Over two days of performances in the judges' homes, very little was revealed that we didn't already know. Also, there were precious few glimpses inside the houses themselves – meaning we may never find out what Simon Cowell's bunga bunga room looks like. But now it's time for all heads to report back to the chopping block for another round of cuts. Last night's X-Factor found all the judges reducing their broods by half.
"I had a little bit of a wobble last night," Simon announces at the top of the show. This is Brit-speak for "I got bladdered as a lorry," which is also Brit-speak for "I got wasted." It's easy to understand why Simon might have tossed a few back, though – he probably has the toughest decisions to make out of any of the judges. Should he keep around talented tween Rachel Crow, even if she's a little too precious? What about the magnetic but inconsistent Tora Woloshin? These are the kinds of age-old quandaries best decided by those with lucrative Pepsi sponsorships.
This round of eliminations adheres to a very strict formula. Step one: In a pre-interview, two or more contestants explain why winning this competition will fix his or her [looming foreclosure, hungry babies, drug problem, faded youth]. Step two: Contestants and I start crying. Step three: During the judge's appraisal, the editors toggle back and forth between contestants, making it hard to tell what's being said to whom. For instance, Paula offers the inscrutable faint praise, "I'm so proud that you ended up making it to my home," toward either the Brewer Boys or Two Squared. Step four: Tension is strung out and then released via a fake-out (Simon to Drew Ryniewicz: "To be honest, you weren't the best teenager I saw yesterday . . . you were the best contestant altogether!") Step five: Contestants and I start crying again.
The biggest fake-out of the night comes when Caitlin Koch's moment of truth is juxtaposed with Tiah Tolliver's. At first Simon exchanges some genial pleasantries with each of them, and then he works up a head full of steam. "What do you think has gone so wrong with you," he asks Tiah, "that I'm the only one still defending you at this point?" When Tiah can't put her finger on a diagnosis, Simon steps in. "I've made a decision," he says. "It's bad news." SMASH CUT TO CAITLIN, LOOKING DESTROYED. The bad news is for her, apparently. This turns out to be a pattern – whoever gets the most damning remarks is the one who will be kept on board. Surprise!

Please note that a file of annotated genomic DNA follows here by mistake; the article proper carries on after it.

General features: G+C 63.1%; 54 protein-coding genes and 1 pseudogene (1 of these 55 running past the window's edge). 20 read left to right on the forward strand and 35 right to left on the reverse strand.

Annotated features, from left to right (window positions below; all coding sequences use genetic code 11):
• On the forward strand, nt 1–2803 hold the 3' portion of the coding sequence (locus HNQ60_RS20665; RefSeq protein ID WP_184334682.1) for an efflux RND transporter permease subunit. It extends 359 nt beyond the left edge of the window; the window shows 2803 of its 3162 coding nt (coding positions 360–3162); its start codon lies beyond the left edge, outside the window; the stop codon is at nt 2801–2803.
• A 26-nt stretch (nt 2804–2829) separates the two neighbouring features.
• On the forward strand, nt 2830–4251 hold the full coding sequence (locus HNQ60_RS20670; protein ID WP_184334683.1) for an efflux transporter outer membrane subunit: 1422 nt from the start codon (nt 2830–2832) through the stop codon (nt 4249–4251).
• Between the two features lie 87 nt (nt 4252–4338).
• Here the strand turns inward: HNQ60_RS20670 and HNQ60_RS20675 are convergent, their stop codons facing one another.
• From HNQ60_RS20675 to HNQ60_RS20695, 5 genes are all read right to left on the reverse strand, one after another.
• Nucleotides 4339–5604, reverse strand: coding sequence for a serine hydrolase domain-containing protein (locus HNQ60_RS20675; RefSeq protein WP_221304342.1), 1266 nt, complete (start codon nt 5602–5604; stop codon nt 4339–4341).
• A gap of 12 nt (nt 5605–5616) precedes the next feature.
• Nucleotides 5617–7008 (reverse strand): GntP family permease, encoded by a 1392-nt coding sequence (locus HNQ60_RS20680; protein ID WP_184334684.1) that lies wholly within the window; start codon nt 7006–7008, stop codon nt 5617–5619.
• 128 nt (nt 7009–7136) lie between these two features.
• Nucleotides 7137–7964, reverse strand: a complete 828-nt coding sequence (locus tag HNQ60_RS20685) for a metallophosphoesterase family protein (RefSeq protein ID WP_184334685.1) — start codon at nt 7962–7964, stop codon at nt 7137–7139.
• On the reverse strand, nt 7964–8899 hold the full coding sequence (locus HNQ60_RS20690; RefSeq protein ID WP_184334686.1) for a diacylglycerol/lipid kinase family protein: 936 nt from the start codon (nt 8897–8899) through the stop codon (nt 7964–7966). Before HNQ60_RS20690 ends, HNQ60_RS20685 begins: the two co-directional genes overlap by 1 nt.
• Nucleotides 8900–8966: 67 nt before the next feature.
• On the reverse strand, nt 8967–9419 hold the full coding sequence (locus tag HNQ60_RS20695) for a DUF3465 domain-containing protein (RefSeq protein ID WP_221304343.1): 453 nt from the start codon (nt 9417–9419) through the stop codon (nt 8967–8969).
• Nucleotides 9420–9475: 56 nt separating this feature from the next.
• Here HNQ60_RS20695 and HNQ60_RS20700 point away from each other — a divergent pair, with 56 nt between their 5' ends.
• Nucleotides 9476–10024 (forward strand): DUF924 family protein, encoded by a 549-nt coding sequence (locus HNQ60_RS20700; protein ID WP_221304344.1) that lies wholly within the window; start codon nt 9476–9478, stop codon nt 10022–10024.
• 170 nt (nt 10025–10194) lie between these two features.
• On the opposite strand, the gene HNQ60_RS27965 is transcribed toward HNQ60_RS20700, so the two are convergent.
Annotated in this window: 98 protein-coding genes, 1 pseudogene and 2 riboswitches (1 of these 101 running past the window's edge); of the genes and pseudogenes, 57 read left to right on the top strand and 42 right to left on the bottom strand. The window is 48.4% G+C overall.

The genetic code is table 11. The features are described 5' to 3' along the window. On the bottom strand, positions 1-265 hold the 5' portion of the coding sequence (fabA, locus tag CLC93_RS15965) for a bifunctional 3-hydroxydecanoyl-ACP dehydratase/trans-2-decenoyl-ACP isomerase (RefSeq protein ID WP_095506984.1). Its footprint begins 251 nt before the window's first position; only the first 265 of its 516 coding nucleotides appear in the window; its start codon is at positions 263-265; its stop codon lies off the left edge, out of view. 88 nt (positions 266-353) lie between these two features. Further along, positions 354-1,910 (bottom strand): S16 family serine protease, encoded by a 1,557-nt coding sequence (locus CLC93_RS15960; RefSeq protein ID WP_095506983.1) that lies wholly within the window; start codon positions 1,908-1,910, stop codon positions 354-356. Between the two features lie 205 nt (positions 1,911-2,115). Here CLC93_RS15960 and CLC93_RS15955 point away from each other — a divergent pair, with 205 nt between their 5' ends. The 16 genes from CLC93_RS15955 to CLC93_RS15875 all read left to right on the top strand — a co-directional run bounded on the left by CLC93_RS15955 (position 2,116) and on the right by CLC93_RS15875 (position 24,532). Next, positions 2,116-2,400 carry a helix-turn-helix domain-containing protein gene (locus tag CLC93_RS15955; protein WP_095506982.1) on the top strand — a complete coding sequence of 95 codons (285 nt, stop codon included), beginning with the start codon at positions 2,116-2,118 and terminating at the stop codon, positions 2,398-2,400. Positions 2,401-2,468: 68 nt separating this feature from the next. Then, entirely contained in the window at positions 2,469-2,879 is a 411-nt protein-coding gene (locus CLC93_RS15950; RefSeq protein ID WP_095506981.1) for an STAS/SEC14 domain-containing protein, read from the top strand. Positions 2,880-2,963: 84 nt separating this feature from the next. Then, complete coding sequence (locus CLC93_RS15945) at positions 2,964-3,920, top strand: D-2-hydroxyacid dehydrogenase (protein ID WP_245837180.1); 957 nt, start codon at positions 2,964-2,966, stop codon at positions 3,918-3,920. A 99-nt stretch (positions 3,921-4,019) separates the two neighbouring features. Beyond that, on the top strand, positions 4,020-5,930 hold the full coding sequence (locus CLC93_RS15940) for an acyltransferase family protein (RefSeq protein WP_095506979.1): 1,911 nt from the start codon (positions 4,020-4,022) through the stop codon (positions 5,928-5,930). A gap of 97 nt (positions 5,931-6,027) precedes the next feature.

Some of the decisions made this episode are not surprising at all, though. When Christa Collins, a former Disney child star, comes out wearing a flapper headband with – I swear to God – a brown plastic fetus lying on top of a shimmering lily pad, it's clear she must pay for her crimes against fashion. At the opposite end of the spectrum, there was no way thirtysomething Josh Krajcik was going to show an appropriate amount of chest hair or be sent home before his time, and he fulfilled both prophecies. Also, Marcus Canty could have probably slapped LA Reid right in the terrifyingly well-groomed face, and still have advanced to the next round.
The episode is not without some shocks, however. The perennially color-coordinated boys of 4Shore are sent packing for not having a strong, identifiable leader within their ranks. Does the Boyz II Men prom-jam "End of the Road" make a crescendo-ing appearance, playing them off? You bet it does. The jettisoning of 4Shore is all the more baffling, though, considering that Groups judge Paula Abdul later praises all 2,700 members of Intensity, and advances them onto the next level. I guess this is the kind of decision-making that can be expected from the judge who says things like, "I need more joy out of your performance." Also cut loose unceremoniously is 16-year old wailer Jazzlyn Little, who has a big voice but an equally large confidence problem. This insecurity is written right across her chest when she meets with Simon wearing a shirt that reads "I LOVE YOU" in giant solicitous block letters. Goodbye, Jazzlyn!
The final surprise is still to come, though. "If I don't make it, I'll be devastated. I'll sit at home chanting, 'Wow – what happened?'" says superstar-of-tomorrow Melanie Amaro. At this point in the episode, three spots have already been filled in the Girls group, and either Melanie or Rachel Crow will take the final one. "Well, Rachel Crow is adorable," you might think upon seeing these two pitted against each other, "but next to Melanie she sounds about as appealing as a kazoo-fronted crust-punk band." This is all the more reason why it's an outraged Melanie who gets sent home. However, in a move that refreshingly seems like it would never happen on American Idol, Simon suffers a crisis of conscience and flies to Florida the next day to bring Melanie back as the 17th contestant. When you're Simon Cowell, it's not too difficult to fight City Hall and win. (Probably because "City Hall" is "his own personal TV show.")
Next week, we leave the judges' opulent-yet-secrecy-smothered homes behind for the "Finalists Revealed" episode, whatever that means. (Uh, we already know who the finalists are?) If the promo is any indication, what will be revealed is how the finalists look decked out in carefully selected garments from a resourceful wardrobe department, and so much makeup.
Previously: Home is Where the Coaching Is
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